The holiday giving season may be over, but the Queens Botanical Garden is getting a big present: the largest philanthropic donation in its history.

On Tuesday, the 83 year-old Flushing institution announced an $8 million gift from the Bluestone Foundation. The money will be used to develop and launch environmental education programs for young people in Queens.

In return, the names of Joan and Norman Bluestone, who established the foundation, will adorn a new city-funded building to house those programs, for which the Botanical Garden is expecting to break ground this summer.

Evie Hantzopoulos, the garden's executive director, said a meeting with foundation trustees showed a direct connection between the new building's designated purpose and the Bluestone Foundation's mission of serving students in all Queens communities.

"They firmly believe in the power of education, and making sure that every young person has the opportunity to engage in high-quality programming that is rooted in environmental education and sustainability and the love of nature,” Hantzopoulos told Gothamist.

“Part of what we'll be doing is reaching out to communities in Queens that may not come to the garden,” she continued. “We're going to do some special outreach to the Rockaways and to Jamaica, and really make sure that kids in underserved communities are really immersed in the kind of innovative programming that will really spark their minds and their curiosity on some of the critical issues that we're facing.”

A major gift to the Queens Botanical Garden will serve to fund educational programs in a new building on the park's grounds.

Key to the gift's establishment was Joan Bluestone’s personal connection to the garden. She had been a long-time volunteer, and served on its board of directors before her death in 2020.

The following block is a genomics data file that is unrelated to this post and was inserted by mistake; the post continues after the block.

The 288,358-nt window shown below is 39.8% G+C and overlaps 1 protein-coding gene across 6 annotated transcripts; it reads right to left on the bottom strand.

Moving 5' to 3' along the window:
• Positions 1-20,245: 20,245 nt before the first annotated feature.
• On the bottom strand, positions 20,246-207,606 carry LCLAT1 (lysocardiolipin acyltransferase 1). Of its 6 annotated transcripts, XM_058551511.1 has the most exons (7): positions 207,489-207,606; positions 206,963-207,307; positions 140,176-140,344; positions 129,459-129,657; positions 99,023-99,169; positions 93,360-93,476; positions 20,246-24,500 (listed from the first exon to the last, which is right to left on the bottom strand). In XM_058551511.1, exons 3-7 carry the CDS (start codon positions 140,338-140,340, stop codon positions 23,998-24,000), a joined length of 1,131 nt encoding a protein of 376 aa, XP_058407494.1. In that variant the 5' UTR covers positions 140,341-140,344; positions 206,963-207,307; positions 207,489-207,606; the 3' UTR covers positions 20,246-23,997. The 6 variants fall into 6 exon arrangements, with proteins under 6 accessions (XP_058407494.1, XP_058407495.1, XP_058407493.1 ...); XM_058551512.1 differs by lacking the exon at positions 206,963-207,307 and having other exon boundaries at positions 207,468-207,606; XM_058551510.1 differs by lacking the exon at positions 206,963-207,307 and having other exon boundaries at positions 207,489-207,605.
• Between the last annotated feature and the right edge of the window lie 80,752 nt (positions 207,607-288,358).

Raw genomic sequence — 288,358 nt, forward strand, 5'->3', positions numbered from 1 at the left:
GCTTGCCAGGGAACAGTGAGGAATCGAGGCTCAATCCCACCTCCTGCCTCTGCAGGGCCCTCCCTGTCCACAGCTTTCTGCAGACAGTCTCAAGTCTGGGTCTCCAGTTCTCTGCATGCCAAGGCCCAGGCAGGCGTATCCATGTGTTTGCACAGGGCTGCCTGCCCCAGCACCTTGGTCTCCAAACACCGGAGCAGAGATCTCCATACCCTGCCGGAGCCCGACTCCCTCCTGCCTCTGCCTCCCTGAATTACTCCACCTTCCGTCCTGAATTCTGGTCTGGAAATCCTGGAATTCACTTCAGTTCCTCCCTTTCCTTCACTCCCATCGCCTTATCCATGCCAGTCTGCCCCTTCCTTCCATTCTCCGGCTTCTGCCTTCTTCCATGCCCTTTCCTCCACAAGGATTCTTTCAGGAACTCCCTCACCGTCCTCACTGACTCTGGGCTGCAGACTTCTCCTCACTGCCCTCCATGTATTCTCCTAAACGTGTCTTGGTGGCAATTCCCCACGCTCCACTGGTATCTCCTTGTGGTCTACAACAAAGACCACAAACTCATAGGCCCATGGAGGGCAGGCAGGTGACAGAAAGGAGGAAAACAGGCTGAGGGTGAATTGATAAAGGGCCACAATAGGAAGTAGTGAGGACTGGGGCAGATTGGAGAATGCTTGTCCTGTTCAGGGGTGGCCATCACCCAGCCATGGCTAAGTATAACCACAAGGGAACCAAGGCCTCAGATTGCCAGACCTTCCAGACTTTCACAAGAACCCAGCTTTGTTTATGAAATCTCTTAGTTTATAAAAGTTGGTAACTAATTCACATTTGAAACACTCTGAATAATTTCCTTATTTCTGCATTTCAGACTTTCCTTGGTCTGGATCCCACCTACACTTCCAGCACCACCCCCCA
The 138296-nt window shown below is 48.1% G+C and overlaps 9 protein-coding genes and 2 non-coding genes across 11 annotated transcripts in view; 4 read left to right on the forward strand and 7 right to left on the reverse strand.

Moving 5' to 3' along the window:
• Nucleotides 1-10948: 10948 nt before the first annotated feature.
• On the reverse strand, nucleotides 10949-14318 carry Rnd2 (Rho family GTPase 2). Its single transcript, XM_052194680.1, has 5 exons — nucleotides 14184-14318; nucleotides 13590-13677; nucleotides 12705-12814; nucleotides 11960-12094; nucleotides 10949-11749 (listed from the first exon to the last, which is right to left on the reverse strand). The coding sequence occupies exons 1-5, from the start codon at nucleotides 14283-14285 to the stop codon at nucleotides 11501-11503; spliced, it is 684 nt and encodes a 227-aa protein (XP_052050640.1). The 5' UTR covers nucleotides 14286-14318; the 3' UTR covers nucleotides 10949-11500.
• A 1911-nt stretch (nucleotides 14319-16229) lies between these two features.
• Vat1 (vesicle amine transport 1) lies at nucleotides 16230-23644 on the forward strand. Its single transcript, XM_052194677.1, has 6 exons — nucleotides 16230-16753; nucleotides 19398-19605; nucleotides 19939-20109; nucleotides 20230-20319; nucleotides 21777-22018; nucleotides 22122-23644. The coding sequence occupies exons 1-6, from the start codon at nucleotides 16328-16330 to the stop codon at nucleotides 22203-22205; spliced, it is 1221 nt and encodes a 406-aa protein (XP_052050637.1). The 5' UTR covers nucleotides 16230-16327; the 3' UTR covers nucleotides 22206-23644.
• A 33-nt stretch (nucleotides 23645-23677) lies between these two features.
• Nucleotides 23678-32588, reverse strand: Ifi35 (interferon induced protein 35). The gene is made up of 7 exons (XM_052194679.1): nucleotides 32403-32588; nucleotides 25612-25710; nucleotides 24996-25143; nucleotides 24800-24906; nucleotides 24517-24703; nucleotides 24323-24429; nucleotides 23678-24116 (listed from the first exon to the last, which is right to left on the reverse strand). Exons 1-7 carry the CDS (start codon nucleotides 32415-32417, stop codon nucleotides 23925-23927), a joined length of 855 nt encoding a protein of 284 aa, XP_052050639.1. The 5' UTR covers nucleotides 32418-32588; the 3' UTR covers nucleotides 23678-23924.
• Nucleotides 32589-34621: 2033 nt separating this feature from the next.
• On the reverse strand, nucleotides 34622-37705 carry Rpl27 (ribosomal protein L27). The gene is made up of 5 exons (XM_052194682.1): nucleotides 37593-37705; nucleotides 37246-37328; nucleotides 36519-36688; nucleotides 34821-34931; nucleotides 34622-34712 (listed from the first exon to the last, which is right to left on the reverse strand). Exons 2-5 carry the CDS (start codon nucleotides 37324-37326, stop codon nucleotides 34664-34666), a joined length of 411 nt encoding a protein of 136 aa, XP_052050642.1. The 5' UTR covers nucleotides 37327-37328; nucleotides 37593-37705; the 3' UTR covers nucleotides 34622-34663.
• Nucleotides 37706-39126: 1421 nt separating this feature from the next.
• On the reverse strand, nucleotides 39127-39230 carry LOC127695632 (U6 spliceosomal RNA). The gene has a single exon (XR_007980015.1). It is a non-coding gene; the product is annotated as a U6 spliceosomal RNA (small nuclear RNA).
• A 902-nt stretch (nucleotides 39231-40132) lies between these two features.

Sara Herbstman, the Bluestones’ niece and current president of the foundation’s board, described Joan and Norman as “quiet people” and “not demonstrative.” In fact, it wasn’t until the gift to the botanical garden was under discussion that members of the Bluestone family discovered Joan had arranged to have a tulip tree planted in Norman’s name, near the garden’s Main Street entrance, after he passed away in 2011.

Joan Bluestone, Herbstman said, directed garden employees not to “make any kind of big deal about it.”

She laughed as she related the story.

“They loved the gardens,” she said. “But all the fanfare and the press releases and press conferences – this is not who they were.”

Norman Bluestone had been a founding member of the Bluestone Organization, a Queens-based real estate company. In 2002, he and Joan established the Bluestone Foundation to assist the education of underprivileged students in the New York area, primarily around Queens.

According to Herbstman, previous gifts went to Queens College, St. John’s University and the Columbia School of Nursing.

But, she added, the money bequeathed to the botanical garden is “certainly the largest gift the foundation has given.”